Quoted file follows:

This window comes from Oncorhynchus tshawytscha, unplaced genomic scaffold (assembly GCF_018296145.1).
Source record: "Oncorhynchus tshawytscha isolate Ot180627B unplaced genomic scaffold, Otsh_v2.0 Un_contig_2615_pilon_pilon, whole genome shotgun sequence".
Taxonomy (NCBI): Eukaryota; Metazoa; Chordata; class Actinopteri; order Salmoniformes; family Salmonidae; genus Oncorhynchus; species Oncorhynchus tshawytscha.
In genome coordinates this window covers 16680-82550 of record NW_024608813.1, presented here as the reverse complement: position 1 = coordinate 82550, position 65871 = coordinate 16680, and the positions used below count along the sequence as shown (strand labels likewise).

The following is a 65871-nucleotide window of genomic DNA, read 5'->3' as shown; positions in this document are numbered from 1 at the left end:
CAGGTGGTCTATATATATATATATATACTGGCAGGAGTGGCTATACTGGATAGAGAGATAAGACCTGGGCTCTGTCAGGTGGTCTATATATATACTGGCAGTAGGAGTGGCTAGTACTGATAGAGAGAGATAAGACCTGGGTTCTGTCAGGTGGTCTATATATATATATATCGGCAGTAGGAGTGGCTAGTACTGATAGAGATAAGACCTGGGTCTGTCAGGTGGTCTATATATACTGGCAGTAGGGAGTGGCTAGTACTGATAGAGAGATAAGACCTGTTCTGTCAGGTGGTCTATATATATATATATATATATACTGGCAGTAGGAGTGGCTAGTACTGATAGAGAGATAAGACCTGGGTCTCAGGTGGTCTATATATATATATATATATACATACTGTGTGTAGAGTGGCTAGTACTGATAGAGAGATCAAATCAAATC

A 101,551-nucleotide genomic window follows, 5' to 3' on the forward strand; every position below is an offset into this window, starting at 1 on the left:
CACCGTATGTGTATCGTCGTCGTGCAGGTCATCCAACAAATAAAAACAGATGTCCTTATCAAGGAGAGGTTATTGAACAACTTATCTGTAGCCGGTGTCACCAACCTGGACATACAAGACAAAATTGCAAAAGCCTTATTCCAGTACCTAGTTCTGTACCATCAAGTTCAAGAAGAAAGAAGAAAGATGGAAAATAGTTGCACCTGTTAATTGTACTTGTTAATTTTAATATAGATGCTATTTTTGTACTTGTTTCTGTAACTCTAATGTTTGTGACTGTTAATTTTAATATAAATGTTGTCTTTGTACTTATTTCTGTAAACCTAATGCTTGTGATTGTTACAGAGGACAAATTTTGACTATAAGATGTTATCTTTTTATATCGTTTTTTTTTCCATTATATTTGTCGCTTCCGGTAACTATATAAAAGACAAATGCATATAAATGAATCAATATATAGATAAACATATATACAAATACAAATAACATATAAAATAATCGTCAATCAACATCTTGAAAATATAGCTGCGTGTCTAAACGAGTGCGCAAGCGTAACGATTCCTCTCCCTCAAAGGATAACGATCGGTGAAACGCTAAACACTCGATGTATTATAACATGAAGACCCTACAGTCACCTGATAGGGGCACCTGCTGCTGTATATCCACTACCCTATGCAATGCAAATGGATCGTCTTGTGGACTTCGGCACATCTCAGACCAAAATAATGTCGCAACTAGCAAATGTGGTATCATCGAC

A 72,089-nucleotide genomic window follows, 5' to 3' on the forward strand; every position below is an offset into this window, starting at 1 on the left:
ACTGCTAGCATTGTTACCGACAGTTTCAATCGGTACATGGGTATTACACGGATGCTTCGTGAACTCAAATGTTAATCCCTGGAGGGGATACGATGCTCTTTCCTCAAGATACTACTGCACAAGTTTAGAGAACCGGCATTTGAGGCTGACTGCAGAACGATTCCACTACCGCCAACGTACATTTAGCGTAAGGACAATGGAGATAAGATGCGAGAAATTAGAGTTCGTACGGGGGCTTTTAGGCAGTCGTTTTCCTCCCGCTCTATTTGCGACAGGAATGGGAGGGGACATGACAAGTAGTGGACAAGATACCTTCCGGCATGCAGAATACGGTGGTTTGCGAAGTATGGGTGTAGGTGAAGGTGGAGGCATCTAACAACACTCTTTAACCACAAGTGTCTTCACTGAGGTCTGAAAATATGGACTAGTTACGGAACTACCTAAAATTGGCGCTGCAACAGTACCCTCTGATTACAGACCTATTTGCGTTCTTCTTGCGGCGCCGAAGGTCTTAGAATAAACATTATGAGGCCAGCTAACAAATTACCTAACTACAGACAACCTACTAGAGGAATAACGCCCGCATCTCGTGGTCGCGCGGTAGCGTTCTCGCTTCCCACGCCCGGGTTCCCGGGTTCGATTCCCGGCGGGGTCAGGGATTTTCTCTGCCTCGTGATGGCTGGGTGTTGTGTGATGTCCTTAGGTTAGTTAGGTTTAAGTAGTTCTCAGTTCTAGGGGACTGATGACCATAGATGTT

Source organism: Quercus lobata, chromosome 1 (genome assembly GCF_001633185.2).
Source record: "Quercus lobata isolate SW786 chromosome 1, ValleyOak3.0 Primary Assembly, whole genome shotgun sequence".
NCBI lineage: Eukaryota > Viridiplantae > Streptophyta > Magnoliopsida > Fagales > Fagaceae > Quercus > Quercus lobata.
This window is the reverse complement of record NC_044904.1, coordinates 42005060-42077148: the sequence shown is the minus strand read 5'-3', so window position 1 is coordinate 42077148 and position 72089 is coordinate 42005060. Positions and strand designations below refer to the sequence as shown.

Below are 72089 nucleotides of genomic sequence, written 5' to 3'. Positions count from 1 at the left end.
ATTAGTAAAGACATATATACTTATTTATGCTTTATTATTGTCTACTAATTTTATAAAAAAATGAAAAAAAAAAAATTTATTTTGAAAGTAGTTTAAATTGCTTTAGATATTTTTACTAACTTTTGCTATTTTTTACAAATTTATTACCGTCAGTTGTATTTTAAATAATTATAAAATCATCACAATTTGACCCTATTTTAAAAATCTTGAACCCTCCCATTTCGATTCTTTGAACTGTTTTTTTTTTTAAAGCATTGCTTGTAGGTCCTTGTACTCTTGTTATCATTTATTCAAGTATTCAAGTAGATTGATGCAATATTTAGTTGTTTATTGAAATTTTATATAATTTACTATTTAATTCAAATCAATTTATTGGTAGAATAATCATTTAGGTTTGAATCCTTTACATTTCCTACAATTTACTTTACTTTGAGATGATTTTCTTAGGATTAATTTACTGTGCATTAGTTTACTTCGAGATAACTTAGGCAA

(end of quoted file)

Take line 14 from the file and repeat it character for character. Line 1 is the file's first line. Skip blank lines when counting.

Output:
This window is the reverse complement of record NC_044904.1, coordinates 42005060-42077148: the sequence shown is the minus strand read 5'-3', so window position 1 is coordinate 42077148 and position 72089 is coordinate 42005060. Positions and strand designations below refer to the sequence as shown.